Answers sought from West Nile surge
Health workers seek clues to 2012’s deadly outbreak in effort to prevent deaths.
With the mosquito population decimated by the cooler weather, experts have turned their attention to learning lessons from the latest round of deadly West Nile cases.
DALLAS — West Nile deaths mounted quickly this summer as mosquitoes spread the virus across the country. The situation was especially dire in Texas, where some areas resorted to aerial spraying for the first time in decades to curb what became one of the worst such outbreaks in U.S. history.
Nationally, more than 240 people died from the mosquito-borne illness — about a third of them in Texas, and at least six in Travis County.
Now with the mosquito population decimated by the colder weather, health experts have turned their attention to learning lessons from the latest round of deadly cases. Federal health authorities are collecting and examining data, while Dallas County — the epicenter of the outbreak — has begun year-round mosquito surveillance and testing.
What remains unclear is whether experts will be able to shed light on what caused the outbreak, why parts of Texas were so severely affected and whether they can forecast the next major surge in the illness.
“I don’t think that we’re ever going to totally be able to sort it out,” said Dr. Lyle Petersen of the U.S. Centers for Disease Control and Prevention. “For one reason, the ecology in the United States is extremely varied, so a factor that may affect an outbreak in Colorado may be different than a factor that causes an outbreak in Louisiana. The conditions in an urban area may be different than a sub-
West Nile virus is believed to have first appeared in the U.S. in 1999 in the New York City area and then gradually spread across the country.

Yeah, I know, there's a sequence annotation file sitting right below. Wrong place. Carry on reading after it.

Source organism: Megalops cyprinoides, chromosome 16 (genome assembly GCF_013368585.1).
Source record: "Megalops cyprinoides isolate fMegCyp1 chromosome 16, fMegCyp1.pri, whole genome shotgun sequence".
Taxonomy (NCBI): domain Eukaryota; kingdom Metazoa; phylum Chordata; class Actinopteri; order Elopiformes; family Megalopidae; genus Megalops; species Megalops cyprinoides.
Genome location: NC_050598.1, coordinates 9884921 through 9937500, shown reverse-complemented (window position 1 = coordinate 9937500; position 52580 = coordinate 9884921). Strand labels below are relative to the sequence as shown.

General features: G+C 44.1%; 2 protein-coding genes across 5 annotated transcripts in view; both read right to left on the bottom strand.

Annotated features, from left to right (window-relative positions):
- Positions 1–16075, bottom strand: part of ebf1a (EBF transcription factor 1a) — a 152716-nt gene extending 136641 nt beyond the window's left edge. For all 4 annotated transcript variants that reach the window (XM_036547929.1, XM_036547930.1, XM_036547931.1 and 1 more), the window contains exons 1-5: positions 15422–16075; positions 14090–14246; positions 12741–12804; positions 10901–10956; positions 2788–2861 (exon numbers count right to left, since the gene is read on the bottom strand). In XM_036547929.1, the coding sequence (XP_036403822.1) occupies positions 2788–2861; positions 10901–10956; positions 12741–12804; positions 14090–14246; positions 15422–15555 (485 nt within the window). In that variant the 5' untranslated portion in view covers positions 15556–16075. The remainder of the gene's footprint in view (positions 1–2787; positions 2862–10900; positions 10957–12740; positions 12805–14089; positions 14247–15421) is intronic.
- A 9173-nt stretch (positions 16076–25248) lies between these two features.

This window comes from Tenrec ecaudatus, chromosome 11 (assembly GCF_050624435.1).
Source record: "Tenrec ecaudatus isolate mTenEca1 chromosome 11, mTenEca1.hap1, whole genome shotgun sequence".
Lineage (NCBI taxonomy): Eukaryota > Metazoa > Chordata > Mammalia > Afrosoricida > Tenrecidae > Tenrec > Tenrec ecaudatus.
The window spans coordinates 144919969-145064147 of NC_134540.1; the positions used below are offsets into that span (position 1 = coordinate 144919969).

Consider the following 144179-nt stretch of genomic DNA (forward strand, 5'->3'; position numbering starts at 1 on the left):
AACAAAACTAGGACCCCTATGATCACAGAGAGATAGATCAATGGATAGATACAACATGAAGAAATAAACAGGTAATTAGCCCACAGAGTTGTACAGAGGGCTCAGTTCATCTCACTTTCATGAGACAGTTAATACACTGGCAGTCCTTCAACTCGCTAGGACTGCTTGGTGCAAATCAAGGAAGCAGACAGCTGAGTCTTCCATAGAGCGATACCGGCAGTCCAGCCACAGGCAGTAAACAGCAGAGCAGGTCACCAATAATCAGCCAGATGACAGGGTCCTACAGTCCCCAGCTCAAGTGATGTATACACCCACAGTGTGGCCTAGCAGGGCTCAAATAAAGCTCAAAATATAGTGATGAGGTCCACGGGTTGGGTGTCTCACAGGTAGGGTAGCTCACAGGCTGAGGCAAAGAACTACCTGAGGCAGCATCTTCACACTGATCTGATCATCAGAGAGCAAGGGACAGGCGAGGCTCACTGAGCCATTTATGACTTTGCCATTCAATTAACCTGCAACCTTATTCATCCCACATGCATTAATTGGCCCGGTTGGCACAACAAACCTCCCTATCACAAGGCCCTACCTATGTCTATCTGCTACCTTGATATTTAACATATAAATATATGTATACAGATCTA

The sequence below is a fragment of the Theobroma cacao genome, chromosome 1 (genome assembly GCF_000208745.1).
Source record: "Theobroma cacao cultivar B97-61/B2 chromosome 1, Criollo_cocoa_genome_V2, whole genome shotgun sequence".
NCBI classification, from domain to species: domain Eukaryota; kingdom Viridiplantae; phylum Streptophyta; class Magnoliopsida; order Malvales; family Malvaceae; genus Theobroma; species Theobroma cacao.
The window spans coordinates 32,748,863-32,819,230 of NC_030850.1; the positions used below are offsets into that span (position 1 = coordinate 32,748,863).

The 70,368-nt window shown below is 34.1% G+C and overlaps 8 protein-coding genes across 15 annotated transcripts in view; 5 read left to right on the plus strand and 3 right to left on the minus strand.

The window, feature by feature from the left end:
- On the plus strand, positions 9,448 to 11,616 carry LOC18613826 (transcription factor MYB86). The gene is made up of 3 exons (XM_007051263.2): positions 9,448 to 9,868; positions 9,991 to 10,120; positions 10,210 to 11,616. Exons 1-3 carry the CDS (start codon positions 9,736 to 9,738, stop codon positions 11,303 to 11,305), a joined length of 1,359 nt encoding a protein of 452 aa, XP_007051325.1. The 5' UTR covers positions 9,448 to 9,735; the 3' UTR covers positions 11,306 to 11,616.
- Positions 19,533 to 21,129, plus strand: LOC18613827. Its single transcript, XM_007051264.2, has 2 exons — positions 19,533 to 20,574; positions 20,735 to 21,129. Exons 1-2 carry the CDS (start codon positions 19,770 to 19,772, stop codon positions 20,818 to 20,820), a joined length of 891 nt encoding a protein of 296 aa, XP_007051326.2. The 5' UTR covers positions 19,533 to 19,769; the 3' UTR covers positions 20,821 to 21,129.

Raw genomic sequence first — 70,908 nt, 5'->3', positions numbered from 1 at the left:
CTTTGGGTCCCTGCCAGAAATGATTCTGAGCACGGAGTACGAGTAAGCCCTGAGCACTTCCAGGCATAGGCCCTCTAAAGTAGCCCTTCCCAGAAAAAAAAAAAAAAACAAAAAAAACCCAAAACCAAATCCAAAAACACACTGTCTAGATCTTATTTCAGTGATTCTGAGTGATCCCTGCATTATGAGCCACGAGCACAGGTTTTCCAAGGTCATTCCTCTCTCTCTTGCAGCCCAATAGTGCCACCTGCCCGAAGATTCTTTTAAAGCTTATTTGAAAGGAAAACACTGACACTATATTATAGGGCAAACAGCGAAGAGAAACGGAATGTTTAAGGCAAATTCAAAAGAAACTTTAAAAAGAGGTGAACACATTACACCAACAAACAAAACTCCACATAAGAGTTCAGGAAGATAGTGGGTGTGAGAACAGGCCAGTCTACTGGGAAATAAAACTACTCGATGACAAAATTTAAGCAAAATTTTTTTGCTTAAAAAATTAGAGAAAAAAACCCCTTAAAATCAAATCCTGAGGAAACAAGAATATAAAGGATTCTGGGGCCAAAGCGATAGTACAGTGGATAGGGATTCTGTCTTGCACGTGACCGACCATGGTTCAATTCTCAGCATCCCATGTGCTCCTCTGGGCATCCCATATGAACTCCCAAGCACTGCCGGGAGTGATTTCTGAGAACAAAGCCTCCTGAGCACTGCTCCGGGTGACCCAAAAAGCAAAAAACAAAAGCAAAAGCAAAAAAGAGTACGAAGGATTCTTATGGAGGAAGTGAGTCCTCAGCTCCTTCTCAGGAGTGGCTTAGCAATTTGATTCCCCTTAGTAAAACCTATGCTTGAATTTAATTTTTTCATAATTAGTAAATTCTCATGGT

Mosquitoes get the virus from feeding on infected birds, and then the insects spread it to people they bite. Most infected people show no symptoms, but the most severe form of the disease, called neuroinvasive, can cause coma, convulsions, muscle weakness, paralysis and death.
The Texas Department of State Health Services reported more than 835 neuroinvasive cases in Texas this year with 86 deaths, led by Dallas County’s 18 fatalities. The national death toll this year approached record numbers from 2002, when 284 people died from the disease.
Petersen said the CDC is trying to determine what caused the latest outbreak by looking at factors such as heat, rainfall and the number of migrating birds that transmit the virus to mosquitoes.
The agency is also researching the genetics of the virus to see if it might have mutated, but that doesn’t seem to have happened.
The situation became so severe in North Texas that the state paid for aerial spraying in areas of Dallas County and nearby Denton County. Dallas County hadn’t conducted such an operation since 1966 when encephalitis was blamed for more than a dozen deaths.
“If you look at this outbreak, it came upon us very suddenly,” Dallas County Judge Clay Jenkins said. “We might have the same situation in the future where, by the time people know there is a risk out there, dozens of people have already been infected.”
Dr. Don Read has made a mission of spreading the word about taking precautions. The 70-year-old Dallas colon and rectal surgeon contracted the neuroinvasive form in 2005 and still wears leg braces from the ordeal.
“I tell people it’s something you don’t want to have,” said Read, who formed a support group of survivors. “Initially, my legs were completely paralyzed. My arms were partly paralyzed. I couldn’t talk. I couldn’t hear. I couldn’t write.”
There’s no way to tell how bad West Nile will be or where it will strike, but Dallas County has added two microbiologists to handle yearround mosquito testing, said Zachary Thompson, director of Dallas County Health and Human Services. Jenkins added that they can now get test results in one day instead of seven.
Thompson said they will also start advising residents earlier in the year to apply insect repellent; dress in long sleeves and long pants when outside; stay indoors from dusk to dawn; and drain standing water on their property.
Jenkins noted: “Personal responsibility is important because we can’t possibly kill every West Nile mosquito.” discovery was initially investigated as a homicide, a police official said Tuesday. The official also had said the body appeared to have suffered “obvious trauma.” However, authorities said Wednesday that report was incorrect. An autopsy was performed and the death is no longer considered suspicious, officials said. An official cause of death has not been made, officials said, adding that a final ruling will be made following toxicology tests.